Continuous and controlled CSF monitoring and drainage should be used. No more than 10 mL/hour should be drained and SFP should be maintained at 10-12 mmHg, avoiding any inadvertent catheter obstruction.
As a general rule, the main goal is to reach a control SFP with the minimum volume of spinal fluid drainage in order to minimize intracranial bleeding complications. During the postoperative phase, the catheter must be kept in place for 24-72 hours, carefully maintaining spinal cord perfusion pressure above 70 mmHg. If bloody liquid is observed through the catheter, drainage must be stopped; coagulation parameters should be checked and corrected if necessary. Additionally, spinal and head computed tomography or magnetic resonance scans should be performed in patients with bloody spinal fluid, as well as in all patients with abnormal neurologic signs.
The spinal catheter can be removed after a period of 12 hours, with stopped drainage in order to check for any neuro-deficit and correct the coagulation parameters. Besides CSF drainage, important adjuvant perioperative preventive measures which should be taken include maintaining mean blood pressure above 80 mmHg and hemoglobin level above 10 g/dL.
To avoid complications related to management of the CSF catheter, a dedicated and automated CSF pressure and drain monitoring system, the LiquoGuard® (Möller Medical GmbH & Co KG, Fulda, Germany) has been recently proposed (6). This has a transducer and a console which measures CSF pressure, connected to a peristaltic tube pump which drains CSF continuously, according to pre-established parameters and limits for CSF pressure (hourly drainage speed, maximum and minimum CSF pressure, maximum amount to be drained per hour). LiquoGuard® facilitates detection of catheter leakage and helps avoid catheter occlusions by ensuring a continuous and controlled CSF flow. Moreover, the LiquoGuard® sensor unit is easily taped and adjusted to the lumbar catheter level, by using a specially designed fixation device, for maximal patient comfort and mobility. This system permits a continuous pressure-controlled CSF flow with a high level of patient and nurse compliance, with on-line and off line recording capabilities.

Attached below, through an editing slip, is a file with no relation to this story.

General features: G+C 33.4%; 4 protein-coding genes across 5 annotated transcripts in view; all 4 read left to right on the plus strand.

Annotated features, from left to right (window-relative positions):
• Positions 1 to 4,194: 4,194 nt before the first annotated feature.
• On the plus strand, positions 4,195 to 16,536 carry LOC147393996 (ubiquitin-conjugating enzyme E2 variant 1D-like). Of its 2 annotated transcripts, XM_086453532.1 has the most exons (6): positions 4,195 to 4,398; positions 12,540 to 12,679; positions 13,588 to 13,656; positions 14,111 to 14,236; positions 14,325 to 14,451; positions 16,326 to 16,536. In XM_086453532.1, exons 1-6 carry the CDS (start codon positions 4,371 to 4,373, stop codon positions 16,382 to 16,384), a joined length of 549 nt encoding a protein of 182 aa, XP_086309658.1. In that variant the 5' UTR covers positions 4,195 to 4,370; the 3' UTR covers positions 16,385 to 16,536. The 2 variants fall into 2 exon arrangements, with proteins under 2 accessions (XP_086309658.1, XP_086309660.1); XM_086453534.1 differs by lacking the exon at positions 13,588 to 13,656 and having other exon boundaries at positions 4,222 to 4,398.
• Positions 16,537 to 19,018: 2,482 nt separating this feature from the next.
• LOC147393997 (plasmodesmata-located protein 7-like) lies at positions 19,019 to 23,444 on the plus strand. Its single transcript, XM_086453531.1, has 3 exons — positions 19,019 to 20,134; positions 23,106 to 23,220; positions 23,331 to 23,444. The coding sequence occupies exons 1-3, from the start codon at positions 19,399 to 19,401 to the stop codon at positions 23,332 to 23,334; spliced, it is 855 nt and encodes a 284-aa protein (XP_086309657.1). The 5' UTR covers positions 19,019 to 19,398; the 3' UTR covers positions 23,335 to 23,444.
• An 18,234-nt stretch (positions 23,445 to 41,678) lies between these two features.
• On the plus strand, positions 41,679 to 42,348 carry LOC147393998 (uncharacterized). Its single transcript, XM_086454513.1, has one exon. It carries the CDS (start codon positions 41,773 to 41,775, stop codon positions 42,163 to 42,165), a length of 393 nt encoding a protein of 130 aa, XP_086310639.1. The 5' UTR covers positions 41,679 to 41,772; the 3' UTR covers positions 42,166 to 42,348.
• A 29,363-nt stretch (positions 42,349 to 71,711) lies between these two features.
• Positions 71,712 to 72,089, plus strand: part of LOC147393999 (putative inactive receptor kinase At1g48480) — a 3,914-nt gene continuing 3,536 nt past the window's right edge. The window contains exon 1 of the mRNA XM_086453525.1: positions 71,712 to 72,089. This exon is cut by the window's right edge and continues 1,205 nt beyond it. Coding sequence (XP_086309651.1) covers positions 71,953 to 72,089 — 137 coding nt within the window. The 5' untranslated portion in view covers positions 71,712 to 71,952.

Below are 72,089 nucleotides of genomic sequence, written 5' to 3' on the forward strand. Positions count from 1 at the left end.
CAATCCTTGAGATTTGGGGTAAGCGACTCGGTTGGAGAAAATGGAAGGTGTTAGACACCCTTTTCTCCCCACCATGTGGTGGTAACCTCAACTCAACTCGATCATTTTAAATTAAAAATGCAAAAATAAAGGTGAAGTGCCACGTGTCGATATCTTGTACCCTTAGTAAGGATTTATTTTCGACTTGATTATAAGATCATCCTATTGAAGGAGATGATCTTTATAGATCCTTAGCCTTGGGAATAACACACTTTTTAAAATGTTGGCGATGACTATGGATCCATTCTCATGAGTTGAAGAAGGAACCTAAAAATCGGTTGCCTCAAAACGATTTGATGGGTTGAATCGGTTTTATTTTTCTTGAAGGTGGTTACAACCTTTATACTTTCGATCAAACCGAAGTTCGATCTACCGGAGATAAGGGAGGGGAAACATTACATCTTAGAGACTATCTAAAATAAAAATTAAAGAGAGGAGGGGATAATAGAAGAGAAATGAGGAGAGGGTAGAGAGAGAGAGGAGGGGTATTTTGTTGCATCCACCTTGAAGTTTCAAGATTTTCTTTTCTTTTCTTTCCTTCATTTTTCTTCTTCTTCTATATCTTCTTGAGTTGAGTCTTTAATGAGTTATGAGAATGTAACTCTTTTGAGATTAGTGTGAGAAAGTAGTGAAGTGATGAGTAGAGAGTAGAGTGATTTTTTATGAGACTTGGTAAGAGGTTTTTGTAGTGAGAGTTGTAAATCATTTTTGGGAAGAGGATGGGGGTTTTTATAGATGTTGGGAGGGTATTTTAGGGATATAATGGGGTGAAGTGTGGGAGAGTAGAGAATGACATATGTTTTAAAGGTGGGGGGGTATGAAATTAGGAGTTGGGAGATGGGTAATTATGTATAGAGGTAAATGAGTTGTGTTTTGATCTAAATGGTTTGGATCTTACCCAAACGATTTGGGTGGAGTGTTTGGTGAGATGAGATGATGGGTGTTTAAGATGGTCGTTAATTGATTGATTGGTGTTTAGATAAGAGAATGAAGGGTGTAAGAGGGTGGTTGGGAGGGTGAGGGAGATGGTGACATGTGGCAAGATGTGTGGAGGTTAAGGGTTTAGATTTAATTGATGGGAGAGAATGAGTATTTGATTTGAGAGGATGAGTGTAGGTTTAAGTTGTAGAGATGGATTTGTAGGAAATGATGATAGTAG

Both LSA revascularization and CSF drainage are recommended as the most prominent maneuvers to prevent paraplegia, the most dramatic complication in thoracic aorta repairs. However, both need to be applied in selected patients who may benefit the most from them and who justify the implicit and potential serious complications. To minimize such pitfalls, both techniques should be carefully performed. Concerning CSF drainage, beyond the technique itself, anesthesiologists and nurses must pay special attention on CSF pressure and drained volume, mean arterial pressure and coagulation monitoring. Recent specific tools, such as LiquoGuard®, make CSF pressure and monitoring easier.
Disclosure: The authors declare no conflict of interest.
- Amabile P, Grisoli D, Giorgi R, et al. Incidence and determinants of spinal cord ischaemia in stent-graft repair of the thoracic aorta. Eur J Vasc Endovasc Surg 2008;35:455-61. [PubMed]
- Sinha AC, Cheung AT. Spinal cord protection and thoracic aortic surgery. Curr Opin Anaesthesiol 2010;23:95-102. [PubMed]
- Matsumura JS, Lee WA, Mitchell RS, et al. The Society for Vascular Surgery Practice Guidelines: management of the left subclavian artery with thoracic endovascular aortic repair. J Vasc Surg 2009;50:1155-8. [PubMed]
- Maldonado TS, Dexter D, Rockman CB, et al. Left subclavian artery coverage during thoracic endovascular aortic aneurysm repair does not mandate revascularization. J Vasc Surg 2013;57:116-24. [PubMed]
- Wynn MM, Mell MW, Tefera G, et al. Complications of spinal fluid drainage in thoracoabdominal aortic aneurysm repair: a report of 486 patients treated from 1987 to 2008. J Vasc Surg 2009;49:29-34; discussion 34-5. [PubMed]
- Riambau V, Matute P. Automatic monitoring of spinal fluid drainage: Safer protection for spinal cord ischemia. In: Greenhalgh R. eds. Vascular and Endovascular Consensus update. Biba Medical, London, 2011;61-6.